Norwich City old boy Kyle McFadden gears up for League of Ireland bow
- Credit: Matthew Usher
Former Norwich City FA Youth Cup winner Kyle McFadden is not giving up hope of a return to English football, ahead of his League of Ireland debut with Sligo.
McFadden cut short a spell in America with MLS club Orlando to link up with ambitious Rovers ahead of the new season, which begins in Limerick on Friday.
The 21-year-old defender was a key figure alongside the Murphys and Harry Toffolo in the Norwich squad Neil Adams guided to a first FA Youth win in three decades before he was released by Alex Neil in 2015 after making one senior appearance under Adams.
'The first few months after I left Norwich were quite difficult,' he said. 'I actually had an offer of a new contract from the manager at the time, Neil Adams. But he was then let go by Norwich and the new manager had his own plans.
'He said the young lads who were getting the new contracts weren't going to get the club promoted back to the Premier League, so I was one of the ones who was let go. There were other English clubs interested in me but in different positions which I wasn't familiar with, so there was nothing there that was suitable for me. Then Orlando City came in. They were starting up a second team and they gave me a contract with a view to playing for the second team for a year and then going onto the first team in the MLS. It sounded great.'
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McFadden, however, believes a return to his homeland is a better career move to try and emulate the likes of Wes Hoolahan and ex-Sligo defender Seamus Coleman, who started out in domestic Irish football.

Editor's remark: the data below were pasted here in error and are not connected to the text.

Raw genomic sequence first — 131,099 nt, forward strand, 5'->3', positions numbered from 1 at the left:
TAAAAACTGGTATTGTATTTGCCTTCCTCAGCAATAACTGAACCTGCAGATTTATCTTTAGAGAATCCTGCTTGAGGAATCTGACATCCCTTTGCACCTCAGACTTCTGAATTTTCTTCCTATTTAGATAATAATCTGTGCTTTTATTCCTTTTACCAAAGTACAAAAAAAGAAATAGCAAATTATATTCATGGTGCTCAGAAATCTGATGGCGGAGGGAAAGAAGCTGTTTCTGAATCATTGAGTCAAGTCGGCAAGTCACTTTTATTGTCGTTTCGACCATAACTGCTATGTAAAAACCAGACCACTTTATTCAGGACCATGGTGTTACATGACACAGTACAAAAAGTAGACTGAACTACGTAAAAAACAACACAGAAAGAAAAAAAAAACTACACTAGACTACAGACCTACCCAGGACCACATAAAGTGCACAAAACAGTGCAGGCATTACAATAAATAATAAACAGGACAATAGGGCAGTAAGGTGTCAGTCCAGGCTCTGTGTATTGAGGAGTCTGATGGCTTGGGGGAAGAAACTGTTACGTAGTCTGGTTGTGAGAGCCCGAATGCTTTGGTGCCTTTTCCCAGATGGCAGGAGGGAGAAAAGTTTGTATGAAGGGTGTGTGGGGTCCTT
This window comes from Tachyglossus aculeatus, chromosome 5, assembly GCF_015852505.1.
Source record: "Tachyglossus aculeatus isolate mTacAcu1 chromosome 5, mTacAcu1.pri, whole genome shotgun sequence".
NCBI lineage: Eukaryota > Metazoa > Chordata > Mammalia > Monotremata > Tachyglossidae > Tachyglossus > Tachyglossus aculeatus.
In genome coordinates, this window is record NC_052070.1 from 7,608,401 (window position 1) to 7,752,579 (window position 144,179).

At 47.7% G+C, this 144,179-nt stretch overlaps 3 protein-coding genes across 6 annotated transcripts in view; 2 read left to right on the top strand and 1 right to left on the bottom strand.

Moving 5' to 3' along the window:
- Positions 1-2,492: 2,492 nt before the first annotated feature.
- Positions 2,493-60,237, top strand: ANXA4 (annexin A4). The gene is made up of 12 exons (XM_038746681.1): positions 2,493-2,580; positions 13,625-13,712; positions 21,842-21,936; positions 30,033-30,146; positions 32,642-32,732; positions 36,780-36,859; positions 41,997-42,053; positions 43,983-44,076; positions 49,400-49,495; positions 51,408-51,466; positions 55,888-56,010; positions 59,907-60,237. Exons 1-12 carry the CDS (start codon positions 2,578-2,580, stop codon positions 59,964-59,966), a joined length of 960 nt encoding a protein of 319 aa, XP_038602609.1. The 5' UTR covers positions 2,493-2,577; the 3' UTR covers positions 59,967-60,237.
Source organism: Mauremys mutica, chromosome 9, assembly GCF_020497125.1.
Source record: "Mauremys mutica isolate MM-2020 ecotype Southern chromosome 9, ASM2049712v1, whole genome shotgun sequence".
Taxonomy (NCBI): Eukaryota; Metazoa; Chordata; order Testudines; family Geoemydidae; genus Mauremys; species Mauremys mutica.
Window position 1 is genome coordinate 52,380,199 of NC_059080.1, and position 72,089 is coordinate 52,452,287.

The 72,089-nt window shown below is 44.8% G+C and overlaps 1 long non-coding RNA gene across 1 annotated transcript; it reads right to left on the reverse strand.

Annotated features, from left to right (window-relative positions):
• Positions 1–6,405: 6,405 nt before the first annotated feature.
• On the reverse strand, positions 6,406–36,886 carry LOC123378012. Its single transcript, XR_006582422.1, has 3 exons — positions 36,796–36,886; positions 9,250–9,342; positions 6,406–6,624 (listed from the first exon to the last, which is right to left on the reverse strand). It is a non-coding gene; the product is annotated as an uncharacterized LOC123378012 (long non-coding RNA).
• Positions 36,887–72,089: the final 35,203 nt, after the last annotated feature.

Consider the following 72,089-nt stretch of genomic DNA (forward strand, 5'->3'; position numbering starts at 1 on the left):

'You see Seamus Coleman, another Donegal man who played with Sligo, he's now at Everton and the captain of the national team,' he told the42.ie. 'It's brilliant that young lads like myself can look at them and know what opportunities there are. Before that you had Seamus, James McClean, Shane Long and plenty of others. The League of Ireland is definitely a great place to kick start your career. Hopefully it can be the same for me.'
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'The first six or seven months (in America) were great. I loved it. But then I started to realise that the highest you can get to in America is the MLS, whereas I was watching what was going on back home.
'You had the likes of Dundalk winning matches in the Champions League and the Europa League. That made me feel like I wanted to come back to Ireland and make a name for myself. From a development point of view, I really wanted to come back home, make a name for myself and then go from there. This will be a much better stepping stone for me than being in America.'